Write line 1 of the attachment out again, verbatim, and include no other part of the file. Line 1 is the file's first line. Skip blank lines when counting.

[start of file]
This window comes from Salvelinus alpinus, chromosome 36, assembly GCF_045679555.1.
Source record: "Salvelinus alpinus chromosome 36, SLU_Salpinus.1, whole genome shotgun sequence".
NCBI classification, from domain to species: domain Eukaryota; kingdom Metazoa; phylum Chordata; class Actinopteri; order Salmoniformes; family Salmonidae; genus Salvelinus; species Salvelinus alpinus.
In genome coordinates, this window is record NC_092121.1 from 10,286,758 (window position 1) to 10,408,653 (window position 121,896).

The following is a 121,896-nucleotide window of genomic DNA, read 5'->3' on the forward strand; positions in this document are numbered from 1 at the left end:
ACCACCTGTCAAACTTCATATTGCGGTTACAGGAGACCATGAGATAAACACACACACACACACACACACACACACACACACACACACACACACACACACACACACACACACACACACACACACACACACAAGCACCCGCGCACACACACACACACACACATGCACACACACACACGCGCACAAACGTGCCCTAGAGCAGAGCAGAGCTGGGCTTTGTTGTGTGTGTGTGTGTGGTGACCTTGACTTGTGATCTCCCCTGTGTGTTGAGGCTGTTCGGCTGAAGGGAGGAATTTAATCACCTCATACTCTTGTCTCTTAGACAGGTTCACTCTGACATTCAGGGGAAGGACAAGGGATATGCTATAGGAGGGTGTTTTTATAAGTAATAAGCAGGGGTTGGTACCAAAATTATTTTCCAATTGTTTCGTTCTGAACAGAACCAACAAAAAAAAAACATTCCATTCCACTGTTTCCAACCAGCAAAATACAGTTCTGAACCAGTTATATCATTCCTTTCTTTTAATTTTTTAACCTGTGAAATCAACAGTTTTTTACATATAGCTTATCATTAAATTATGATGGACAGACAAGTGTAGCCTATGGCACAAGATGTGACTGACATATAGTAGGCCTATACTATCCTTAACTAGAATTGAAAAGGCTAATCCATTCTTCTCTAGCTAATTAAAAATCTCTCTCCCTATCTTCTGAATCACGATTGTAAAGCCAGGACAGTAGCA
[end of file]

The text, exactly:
This window comes from Salvelinus alpinus, chromosome 36, assembly GCF_045679555.1.